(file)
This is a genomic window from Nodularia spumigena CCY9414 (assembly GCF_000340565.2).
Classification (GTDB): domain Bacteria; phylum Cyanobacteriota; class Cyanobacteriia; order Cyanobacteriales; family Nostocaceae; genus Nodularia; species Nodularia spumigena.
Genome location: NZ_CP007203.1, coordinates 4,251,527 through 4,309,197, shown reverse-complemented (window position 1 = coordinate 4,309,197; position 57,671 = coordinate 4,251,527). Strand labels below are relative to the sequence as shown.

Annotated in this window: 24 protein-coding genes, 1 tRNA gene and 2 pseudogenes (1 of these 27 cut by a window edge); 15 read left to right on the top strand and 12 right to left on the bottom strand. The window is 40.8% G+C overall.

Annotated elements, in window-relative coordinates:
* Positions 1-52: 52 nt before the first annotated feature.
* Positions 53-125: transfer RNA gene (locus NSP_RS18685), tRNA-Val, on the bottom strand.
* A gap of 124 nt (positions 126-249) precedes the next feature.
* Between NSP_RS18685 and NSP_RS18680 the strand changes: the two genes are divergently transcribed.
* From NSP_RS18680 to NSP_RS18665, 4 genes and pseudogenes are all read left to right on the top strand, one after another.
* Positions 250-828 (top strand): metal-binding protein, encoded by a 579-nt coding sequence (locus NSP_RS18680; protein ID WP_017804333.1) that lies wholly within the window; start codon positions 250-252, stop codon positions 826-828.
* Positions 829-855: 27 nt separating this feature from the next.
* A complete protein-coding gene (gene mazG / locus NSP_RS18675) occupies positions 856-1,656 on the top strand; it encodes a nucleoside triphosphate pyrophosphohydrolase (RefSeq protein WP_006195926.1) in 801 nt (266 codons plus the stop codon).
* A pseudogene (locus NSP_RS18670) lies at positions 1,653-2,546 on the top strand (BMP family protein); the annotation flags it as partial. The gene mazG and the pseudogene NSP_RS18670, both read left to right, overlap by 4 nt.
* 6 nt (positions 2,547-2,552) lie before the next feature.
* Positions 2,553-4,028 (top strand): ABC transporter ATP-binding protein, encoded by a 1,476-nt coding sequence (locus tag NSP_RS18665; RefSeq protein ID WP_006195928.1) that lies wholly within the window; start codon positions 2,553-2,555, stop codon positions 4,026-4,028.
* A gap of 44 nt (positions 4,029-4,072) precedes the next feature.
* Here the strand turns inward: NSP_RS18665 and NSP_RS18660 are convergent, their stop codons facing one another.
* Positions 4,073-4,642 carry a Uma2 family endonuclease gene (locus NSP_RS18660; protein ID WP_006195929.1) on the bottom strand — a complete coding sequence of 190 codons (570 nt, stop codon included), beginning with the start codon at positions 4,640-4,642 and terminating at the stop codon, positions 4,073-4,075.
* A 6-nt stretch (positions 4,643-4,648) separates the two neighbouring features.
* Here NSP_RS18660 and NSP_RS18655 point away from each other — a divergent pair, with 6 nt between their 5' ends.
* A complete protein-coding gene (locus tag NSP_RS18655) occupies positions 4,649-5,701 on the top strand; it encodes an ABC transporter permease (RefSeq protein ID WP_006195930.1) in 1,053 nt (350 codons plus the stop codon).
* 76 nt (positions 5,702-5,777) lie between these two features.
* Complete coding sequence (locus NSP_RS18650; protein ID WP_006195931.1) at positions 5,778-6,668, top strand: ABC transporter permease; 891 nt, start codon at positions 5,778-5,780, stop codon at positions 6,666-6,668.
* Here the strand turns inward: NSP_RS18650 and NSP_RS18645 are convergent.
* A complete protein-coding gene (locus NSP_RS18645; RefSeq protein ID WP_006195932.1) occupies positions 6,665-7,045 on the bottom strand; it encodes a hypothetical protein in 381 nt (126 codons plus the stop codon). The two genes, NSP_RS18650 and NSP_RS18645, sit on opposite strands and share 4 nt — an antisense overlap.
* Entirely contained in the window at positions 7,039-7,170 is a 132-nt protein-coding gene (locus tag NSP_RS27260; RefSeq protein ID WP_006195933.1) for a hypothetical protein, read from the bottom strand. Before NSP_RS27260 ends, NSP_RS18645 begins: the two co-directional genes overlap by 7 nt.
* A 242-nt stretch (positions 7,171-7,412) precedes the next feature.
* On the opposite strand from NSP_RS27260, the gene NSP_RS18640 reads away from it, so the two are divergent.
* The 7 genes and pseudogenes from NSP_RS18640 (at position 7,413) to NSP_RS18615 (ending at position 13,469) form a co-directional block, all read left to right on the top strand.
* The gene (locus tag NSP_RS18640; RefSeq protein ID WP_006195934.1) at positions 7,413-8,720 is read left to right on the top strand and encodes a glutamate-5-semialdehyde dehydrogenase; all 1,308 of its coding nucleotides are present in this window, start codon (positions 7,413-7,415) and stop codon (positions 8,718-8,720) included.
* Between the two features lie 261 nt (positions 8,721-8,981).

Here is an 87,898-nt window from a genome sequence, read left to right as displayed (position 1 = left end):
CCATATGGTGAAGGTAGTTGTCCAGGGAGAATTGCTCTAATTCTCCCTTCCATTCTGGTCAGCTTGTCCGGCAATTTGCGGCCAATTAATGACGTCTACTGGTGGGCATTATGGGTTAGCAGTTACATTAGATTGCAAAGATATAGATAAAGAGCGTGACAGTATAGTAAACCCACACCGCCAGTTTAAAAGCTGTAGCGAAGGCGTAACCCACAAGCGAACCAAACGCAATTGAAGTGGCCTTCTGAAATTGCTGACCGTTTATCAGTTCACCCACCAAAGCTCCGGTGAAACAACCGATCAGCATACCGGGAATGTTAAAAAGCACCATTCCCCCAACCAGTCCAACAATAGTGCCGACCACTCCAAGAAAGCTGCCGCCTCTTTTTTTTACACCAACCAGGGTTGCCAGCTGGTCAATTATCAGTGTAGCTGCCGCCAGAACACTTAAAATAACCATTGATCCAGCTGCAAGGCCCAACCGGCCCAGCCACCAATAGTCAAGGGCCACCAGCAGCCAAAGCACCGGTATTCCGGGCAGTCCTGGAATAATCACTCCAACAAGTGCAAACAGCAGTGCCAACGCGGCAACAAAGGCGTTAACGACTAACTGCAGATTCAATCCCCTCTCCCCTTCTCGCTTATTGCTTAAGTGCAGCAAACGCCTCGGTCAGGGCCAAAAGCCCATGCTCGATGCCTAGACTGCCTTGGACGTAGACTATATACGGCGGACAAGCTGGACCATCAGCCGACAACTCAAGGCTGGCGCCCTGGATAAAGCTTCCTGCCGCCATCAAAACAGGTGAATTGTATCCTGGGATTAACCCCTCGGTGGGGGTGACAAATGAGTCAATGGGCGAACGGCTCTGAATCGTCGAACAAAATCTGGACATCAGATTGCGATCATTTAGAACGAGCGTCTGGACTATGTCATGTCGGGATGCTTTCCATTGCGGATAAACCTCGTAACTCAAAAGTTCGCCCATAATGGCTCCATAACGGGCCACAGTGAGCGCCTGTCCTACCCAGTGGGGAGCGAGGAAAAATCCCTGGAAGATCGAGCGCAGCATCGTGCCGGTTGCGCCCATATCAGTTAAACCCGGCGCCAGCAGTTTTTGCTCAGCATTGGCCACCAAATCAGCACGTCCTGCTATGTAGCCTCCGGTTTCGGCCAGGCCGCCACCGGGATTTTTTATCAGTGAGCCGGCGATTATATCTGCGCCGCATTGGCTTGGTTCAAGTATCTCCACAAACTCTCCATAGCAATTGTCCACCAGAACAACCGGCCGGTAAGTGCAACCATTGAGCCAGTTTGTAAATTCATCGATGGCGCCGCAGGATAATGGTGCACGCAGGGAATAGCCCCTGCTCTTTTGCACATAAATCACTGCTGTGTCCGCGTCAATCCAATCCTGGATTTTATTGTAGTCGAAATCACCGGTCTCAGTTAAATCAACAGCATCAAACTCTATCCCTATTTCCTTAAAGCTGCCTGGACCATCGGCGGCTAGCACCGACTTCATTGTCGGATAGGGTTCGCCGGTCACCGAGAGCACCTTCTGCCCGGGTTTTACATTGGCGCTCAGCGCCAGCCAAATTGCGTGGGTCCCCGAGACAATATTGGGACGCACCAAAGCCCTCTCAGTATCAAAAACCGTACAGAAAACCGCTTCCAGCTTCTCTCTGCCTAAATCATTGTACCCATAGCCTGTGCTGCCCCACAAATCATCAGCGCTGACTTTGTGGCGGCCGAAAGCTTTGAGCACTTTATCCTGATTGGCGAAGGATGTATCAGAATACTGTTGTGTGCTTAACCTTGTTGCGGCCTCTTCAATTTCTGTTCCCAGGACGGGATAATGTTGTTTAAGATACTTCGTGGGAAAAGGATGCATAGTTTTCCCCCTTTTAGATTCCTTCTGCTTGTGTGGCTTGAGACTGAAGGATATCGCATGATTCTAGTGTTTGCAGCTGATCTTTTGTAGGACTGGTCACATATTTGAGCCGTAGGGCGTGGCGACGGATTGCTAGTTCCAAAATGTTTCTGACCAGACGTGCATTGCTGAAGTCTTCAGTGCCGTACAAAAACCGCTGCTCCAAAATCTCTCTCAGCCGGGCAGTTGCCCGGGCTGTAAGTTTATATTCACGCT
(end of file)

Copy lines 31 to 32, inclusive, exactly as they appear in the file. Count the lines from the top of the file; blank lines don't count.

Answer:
* The gene (locus tag NSP_RS18640; RefSeq protein ID WP_006195934.1) at positions 7,413-8,720 is read left to right on the top strand and encodes a glutamate-5-semialdehyde dehydrogenase; all 1,308 of its coding nucleotides are present in this window, start codon (positions 7,413-7,415) and stop codon (positions 8,718-8,720) included.
* Between the two features lie 261 nt (positions 8,721-8,981).